How do monolingual and bilingual infants segment words from continuous speech?

In this study, we investigate whether monolingual English, monolingual Spanish and bilingual English-Spanish infants can find words in Spanish and English. We found that even monolingual English 8-month-olds succeed at finding Spanish words like SALsa that start with a stressed syllable. This replicates results from English-acquiring infants segmenting English words (they succeed with DOCtor). However, in Spanish, they do so when we familiarize them with Spanish stories for 60s (not the typical 45s). Additionally, we have found they also succeed at segmenting words like coRRAL, that end in a stressed syllable given 60s of familiarization time as well. Contrastively, they fail to segment similar words in French. We believe this is due to the fact that French does not have variable stress (it’s always final) while both English and Spanish have lexical stress (PREsent and present have different meanings). English-acquiring infants can therefore segment words from fluent speech by aligning stress to word onsets of offsets so long as the language has lexical stress.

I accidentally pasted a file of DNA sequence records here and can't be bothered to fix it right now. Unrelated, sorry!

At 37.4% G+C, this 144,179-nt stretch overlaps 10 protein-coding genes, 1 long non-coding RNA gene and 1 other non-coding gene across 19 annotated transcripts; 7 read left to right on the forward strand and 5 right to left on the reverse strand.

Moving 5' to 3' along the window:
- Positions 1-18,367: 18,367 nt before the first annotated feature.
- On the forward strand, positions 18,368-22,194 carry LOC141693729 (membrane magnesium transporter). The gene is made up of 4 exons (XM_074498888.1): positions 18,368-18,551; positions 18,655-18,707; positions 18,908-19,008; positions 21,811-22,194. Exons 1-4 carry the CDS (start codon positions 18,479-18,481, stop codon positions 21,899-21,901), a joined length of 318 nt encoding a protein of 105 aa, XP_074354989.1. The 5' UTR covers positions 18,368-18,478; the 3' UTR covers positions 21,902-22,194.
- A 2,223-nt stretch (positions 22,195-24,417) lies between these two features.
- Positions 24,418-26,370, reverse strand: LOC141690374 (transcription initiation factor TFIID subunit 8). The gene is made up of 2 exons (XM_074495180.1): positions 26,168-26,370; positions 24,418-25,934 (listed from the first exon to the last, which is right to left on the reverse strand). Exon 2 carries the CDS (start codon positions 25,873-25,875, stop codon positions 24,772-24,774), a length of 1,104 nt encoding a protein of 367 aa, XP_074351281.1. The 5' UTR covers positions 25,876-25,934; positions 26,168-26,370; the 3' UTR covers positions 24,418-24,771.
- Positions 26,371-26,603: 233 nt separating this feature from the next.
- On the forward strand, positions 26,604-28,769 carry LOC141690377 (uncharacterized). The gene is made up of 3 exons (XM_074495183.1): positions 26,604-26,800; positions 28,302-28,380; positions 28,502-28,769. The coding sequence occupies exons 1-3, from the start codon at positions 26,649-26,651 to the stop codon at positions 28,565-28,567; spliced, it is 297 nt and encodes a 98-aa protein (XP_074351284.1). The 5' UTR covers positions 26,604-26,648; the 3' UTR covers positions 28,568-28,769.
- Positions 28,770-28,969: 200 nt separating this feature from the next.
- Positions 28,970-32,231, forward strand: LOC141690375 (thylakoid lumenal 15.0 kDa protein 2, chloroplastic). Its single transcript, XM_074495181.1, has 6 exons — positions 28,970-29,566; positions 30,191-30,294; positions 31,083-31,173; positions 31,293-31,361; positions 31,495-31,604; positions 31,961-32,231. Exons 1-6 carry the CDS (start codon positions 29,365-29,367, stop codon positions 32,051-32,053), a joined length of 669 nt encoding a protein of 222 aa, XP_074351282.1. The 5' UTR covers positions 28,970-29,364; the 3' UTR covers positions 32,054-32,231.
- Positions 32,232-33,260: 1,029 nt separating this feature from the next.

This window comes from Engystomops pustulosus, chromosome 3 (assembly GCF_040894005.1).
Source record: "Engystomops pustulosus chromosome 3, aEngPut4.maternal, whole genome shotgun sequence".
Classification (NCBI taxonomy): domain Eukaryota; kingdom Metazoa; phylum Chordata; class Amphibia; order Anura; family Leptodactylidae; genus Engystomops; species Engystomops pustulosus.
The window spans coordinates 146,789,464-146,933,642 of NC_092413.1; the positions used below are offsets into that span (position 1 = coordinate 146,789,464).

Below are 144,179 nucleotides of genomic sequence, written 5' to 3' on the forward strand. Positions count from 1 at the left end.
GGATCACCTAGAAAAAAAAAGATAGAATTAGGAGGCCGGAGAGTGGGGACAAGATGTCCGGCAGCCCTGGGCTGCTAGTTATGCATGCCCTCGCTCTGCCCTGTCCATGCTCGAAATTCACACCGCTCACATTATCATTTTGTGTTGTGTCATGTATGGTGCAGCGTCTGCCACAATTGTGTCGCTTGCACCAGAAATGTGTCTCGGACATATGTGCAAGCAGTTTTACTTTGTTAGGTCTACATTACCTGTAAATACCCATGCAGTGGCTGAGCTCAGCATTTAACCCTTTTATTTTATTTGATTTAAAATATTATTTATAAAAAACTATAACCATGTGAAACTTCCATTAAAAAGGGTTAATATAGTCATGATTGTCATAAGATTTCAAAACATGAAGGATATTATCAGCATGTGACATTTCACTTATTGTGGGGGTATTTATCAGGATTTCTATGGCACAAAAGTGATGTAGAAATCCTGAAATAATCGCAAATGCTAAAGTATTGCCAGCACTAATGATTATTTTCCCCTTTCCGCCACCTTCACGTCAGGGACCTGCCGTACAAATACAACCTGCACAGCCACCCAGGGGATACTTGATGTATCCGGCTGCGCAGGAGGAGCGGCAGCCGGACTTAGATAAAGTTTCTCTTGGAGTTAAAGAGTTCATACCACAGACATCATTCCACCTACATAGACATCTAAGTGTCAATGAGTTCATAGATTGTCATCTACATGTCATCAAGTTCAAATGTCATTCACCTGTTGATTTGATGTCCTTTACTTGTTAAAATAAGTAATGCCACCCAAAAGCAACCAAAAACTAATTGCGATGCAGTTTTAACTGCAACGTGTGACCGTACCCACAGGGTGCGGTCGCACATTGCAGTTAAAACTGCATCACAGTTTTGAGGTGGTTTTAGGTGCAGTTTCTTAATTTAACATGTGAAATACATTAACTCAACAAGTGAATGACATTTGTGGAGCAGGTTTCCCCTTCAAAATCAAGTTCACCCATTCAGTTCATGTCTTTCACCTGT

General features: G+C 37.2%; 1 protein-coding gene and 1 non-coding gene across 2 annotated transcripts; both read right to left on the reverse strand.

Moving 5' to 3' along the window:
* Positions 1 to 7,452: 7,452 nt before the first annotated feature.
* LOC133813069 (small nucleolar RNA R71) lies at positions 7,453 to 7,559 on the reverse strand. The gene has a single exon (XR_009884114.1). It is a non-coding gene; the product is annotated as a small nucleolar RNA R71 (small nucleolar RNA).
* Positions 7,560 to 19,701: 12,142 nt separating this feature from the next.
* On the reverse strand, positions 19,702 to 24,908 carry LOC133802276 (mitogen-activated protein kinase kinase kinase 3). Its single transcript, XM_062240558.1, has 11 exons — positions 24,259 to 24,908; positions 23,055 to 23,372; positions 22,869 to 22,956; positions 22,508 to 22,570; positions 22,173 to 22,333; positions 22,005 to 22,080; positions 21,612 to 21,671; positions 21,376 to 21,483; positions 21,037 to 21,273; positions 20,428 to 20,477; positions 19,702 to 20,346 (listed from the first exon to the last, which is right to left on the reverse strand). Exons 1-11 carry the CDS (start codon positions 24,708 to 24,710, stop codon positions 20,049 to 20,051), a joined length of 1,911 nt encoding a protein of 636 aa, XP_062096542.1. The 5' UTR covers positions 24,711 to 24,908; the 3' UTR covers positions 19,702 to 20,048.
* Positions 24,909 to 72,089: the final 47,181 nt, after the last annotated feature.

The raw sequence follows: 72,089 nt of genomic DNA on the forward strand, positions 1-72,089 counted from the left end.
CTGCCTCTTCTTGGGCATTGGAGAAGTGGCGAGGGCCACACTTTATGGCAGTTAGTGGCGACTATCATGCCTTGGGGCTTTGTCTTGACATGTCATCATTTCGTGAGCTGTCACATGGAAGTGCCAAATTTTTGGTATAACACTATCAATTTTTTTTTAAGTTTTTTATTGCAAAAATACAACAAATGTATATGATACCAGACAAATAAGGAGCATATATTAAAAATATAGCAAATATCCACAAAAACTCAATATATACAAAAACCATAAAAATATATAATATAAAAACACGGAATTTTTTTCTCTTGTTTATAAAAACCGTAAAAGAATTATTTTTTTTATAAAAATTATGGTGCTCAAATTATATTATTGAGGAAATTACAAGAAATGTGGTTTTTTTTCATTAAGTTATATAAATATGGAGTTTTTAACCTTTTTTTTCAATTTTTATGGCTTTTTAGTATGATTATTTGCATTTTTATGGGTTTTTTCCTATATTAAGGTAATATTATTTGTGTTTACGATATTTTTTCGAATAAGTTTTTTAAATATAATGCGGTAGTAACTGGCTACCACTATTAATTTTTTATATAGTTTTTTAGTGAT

We have also found that bilingual 8mo-olds exposed to both English (>50%) and Spanish (<50%) successfully segment English iambs (guiTAR) and with only 45s of familiarization. This is striking because monolingual English-learning infants fail at segmenting English stress-final words with 45s of familiarization time. We believe bilinguals learn from Spanish to segment words that end with a stressed syllable (40% of Spanish disyllabic words have final stress), and then transfer that knowledge to English, a language in which stress falls 90% on the first syllable. We are currently still testing bilingual English-Spanish infants as well as monolingual Spanish infants.